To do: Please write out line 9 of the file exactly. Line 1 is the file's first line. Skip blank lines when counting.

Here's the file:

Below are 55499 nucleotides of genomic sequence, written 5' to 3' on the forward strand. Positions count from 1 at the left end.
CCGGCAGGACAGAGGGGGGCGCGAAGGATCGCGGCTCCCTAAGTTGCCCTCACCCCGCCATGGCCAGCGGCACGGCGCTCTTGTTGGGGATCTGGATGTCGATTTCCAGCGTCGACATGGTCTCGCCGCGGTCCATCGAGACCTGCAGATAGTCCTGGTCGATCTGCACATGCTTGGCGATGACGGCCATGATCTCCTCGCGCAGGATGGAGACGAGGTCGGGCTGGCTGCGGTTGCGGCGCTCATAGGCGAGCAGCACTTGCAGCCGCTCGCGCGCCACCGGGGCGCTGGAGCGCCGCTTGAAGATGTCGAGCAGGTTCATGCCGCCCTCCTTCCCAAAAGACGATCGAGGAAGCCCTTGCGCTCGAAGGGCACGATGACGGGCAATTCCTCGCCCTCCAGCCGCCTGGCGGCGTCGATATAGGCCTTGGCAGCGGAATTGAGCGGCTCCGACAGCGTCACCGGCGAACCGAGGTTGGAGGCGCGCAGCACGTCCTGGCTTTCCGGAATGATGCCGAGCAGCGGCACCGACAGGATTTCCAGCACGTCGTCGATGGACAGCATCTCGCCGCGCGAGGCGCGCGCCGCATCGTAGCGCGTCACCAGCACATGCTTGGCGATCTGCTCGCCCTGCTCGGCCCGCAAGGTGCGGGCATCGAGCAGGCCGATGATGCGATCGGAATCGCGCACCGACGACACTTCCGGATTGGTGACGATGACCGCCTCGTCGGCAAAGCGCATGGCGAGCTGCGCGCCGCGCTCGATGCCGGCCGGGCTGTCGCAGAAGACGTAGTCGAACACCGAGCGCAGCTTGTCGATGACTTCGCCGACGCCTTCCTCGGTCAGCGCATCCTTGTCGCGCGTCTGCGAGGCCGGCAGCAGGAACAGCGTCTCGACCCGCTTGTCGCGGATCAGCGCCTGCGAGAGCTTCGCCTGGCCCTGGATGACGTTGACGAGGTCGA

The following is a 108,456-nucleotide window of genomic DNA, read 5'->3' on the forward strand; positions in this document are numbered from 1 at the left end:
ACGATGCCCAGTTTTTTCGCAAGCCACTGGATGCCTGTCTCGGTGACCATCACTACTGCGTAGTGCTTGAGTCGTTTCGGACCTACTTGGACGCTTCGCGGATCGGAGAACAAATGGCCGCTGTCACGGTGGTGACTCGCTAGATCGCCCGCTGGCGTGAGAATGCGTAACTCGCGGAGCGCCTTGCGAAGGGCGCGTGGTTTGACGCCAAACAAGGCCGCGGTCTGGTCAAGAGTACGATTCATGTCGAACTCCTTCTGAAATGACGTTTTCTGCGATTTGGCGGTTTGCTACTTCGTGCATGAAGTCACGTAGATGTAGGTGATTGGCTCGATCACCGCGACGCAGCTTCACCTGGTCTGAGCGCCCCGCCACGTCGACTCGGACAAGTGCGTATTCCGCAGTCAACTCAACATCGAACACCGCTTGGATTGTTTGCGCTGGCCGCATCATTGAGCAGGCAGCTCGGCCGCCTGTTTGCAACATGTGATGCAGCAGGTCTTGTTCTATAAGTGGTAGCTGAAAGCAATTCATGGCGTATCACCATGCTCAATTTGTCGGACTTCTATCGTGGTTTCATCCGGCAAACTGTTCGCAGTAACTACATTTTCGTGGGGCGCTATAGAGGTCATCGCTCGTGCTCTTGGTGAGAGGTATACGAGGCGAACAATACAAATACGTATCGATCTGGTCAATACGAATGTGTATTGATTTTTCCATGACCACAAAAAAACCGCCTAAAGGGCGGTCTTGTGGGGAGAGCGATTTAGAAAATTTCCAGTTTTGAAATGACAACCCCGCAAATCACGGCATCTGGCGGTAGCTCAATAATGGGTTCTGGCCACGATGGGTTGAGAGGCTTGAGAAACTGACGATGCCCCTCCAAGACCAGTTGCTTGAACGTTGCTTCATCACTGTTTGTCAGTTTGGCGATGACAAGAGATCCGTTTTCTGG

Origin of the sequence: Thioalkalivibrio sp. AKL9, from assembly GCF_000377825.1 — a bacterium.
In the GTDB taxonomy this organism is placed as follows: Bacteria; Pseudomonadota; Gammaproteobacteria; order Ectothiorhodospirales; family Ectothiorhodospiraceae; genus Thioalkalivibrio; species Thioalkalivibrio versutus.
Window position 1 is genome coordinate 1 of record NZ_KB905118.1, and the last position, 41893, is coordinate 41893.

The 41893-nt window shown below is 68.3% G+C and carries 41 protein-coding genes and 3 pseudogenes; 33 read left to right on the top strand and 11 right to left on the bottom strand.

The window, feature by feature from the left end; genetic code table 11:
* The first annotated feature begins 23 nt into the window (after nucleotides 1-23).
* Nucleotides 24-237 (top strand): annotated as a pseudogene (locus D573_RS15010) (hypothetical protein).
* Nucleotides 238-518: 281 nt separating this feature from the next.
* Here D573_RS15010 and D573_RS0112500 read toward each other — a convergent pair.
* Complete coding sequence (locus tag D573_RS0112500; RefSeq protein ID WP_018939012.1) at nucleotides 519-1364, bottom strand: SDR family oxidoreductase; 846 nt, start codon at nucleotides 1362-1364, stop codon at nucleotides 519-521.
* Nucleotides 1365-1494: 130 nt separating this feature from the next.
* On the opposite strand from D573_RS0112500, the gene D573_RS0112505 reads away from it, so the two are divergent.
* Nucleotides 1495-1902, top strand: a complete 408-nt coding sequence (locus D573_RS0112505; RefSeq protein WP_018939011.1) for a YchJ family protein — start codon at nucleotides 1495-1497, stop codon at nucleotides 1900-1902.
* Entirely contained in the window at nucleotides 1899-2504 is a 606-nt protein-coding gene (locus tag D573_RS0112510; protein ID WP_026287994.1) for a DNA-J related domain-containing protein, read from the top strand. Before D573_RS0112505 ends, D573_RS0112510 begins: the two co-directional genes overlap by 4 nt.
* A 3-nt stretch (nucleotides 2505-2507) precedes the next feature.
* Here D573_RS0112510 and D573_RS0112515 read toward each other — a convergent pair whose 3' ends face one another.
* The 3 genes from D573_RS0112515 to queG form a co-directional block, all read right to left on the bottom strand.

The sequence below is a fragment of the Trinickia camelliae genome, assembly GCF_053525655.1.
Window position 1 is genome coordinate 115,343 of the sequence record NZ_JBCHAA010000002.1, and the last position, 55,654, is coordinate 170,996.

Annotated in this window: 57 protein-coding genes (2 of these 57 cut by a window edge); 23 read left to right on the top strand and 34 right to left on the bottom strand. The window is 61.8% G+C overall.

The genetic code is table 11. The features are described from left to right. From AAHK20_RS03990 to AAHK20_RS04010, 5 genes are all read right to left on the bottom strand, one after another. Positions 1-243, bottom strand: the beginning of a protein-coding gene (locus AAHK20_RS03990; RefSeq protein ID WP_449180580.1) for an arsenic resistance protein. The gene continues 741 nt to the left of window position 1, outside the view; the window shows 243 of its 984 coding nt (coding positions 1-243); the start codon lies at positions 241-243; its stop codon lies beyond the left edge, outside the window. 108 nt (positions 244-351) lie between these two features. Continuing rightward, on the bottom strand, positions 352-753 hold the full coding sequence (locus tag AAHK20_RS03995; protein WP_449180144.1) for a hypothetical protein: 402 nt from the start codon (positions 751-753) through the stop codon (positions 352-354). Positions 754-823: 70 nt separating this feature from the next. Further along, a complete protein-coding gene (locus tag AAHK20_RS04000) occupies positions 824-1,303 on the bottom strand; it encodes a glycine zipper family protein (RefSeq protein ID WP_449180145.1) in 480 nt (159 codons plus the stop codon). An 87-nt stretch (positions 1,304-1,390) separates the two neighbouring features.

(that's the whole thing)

The window, feature by feature from the left end; genetic code table 11: